NEW YORK — Saks Fifth Avenue fired a shot across the bow of the West Coast retail landscape Monday, when it announced it had acquired four former I. Magnin units.
The stores are in Beverly Hills, Carmel and San Diego, Calif., and Phoenix. I. Magnin is in the process of being shut down by its parent, Federated Department Stores, as a result of Federated’s merger with R.H. Macy & Co., as reported.
As part of a move to increase its profile in California and Phoenix, Saks said it will also renovate and expand its existing San Francisco store.
The moves will increase Saks’ presence in the West Coast to 765,000 square feet, a 20 percent gain.
Ironically, some retail experts have been anticipating a downsizing by Saks, which, they say, has been under pressure to improve its bottom line. Monday’s announcement is a sign of Saks’s confidence in its ability to strengthen its Southwest and West Coast franchise and a show of support from its parent Investcorp.
According to Philip Miller, chairman and chief executive officer of Saks Fifth Avenue, the additional space should add $100 million to the chain’s volume.
While Miller declined to say how much Saks paid for the Magnin’s units, he said the company will invest $60 million to $70 million on renovations and expansions.
The 100,000-square-foot former I. Magnin unit in Beverly Hills is across the street from a 160,000-square-foot Saks store. The company said it will use the I. Magnin location to create a Men’s Store that will also house selected women’s apparel, children’s wear, bridal salon, gifts, a restaurant and beauty salon.
With a 125,000-square-foot Barneys New York on Wilshire Boulevard and a 240,000-square-foot Bloomingdale’s scheduled to arrive in 1997, Saks’ Beverly Hills expansion should touch off a heated upscale retail battle.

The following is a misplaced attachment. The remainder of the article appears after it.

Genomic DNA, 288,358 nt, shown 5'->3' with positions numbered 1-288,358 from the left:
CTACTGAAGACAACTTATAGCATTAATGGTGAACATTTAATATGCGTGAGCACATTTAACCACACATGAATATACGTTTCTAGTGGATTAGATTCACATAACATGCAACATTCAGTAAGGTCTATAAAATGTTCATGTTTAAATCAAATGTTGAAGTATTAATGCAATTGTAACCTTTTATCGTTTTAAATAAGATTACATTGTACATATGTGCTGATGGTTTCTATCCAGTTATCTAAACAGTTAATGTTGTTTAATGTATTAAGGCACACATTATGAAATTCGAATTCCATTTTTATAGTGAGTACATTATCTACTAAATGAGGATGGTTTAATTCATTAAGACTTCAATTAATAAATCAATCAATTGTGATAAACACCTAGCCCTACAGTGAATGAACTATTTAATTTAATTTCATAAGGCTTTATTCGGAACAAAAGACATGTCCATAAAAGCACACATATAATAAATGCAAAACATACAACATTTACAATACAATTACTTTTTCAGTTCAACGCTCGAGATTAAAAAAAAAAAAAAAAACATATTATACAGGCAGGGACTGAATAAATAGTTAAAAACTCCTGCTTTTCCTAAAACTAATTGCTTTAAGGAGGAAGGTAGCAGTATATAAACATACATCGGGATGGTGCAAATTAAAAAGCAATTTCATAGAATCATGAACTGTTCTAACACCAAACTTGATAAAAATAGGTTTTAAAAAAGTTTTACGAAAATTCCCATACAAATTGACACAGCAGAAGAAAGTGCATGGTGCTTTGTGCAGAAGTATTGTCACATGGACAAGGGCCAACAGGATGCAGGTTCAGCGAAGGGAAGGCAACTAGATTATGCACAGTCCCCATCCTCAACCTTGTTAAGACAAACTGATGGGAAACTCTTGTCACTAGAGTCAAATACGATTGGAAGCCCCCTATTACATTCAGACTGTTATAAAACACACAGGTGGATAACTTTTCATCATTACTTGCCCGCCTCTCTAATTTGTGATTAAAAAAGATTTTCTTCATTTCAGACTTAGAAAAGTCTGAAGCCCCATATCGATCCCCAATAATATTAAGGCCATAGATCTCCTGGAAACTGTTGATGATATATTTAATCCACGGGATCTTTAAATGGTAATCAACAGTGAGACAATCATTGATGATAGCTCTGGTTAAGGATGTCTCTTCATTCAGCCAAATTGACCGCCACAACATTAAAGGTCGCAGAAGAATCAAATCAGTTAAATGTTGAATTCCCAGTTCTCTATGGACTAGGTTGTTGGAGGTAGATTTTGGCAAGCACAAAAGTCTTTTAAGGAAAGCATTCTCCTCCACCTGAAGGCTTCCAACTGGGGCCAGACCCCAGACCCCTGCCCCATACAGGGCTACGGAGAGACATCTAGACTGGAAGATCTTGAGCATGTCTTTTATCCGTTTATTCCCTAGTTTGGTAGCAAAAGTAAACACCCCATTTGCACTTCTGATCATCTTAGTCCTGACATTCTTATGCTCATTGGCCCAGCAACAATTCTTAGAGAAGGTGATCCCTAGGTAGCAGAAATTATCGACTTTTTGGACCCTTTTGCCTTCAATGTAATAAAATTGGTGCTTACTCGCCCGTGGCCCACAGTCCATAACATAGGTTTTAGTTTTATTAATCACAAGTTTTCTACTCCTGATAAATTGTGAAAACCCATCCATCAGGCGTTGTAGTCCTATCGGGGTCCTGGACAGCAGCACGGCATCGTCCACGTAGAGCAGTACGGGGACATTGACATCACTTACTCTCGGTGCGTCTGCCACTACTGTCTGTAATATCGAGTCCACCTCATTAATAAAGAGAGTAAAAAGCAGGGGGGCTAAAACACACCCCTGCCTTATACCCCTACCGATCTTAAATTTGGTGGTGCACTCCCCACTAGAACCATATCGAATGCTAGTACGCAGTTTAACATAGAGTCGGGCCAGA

“Saks is saying, ‘We’re facing new competition from Barneys and Bloomingdale’s. We’ve been there for a long time and we’re not going to allow ourselves to take a second position to those stores,”‘ said Arnold Aronson, a partner in Levy Kerson Aronson & Assoc., retail management and executive search consultants, and a former ceo of Saks Fifth Avenue.
“If there’s going to be a battle for the business, they at least want to be on a level playing field for it,” Aronson said, noting that zoning restrictions in Saks’ current Beverly Hills location prohibit it from expanding. “They are going to have some parity in square footage.”
Saks Fifth Avenue recently closed some underperforming stores on the West Coast, including Woodland Hills in Los Angeles, and La Jolla and Mission Valley, both near San Diego. A unit in Palo Alto was converted to a clearance center, which will close on Jan. 14.
In San Diego, the 80,000-square-foot former Magnin store at Fashion Valley will replace the La Jolla and Mission Valley stores. In Phoenix, the 90,000-square-foot former Magnin in Biltmore Fashion Park unit will replace Saks’ existing store in Fashion Park. An existing 24,000-square-foot Saks unit in Carmel will gain an additional 20,000 square feet by expanding into the adjacent former I. Magnin unit.
Miller said the Beverly Hills units will become the equivalent of a West Coast flagship for the chain.
“The two stores combined will have 260,000 square feet of selling space,” Miller said. “It will be the biggest specialty store presence in the country other than the New York Fifth Avenue flagship. It will give us the ability to almost have a mirror image of our Fifth Avenue flagship on Wilshire Boulevard.”
According to industry sources, the Saks units in Beverly Hills are among the chain’s top five units. The Beverly Hills store reportedly does about $50 million currently, while the Union Square store does $50 million to $60 million.
Neiman Marcus and May Co. were also reportedly interested in the Magnin units. However, the synergy between the Saks and I. Magnin customer seems made to order for Saks.
“This is an excellent move for Saks and therefore for the I. Magnin customer,” said R. Fulton Macdonald, president of International Business Development. “It will send the signal to the I. Magnin customer that Saks is picking up the mantel. You won’t have the I. Magnin customers disappear.”
“Our customer bases are very congruent,” Miller said. “We have the additional benefit of having Rose Marie Bravo as our president, who understands that customer exceedingly well and knows many of the best customers on a first name basis.”
Bravo was chairman and ceo of Magnin’s.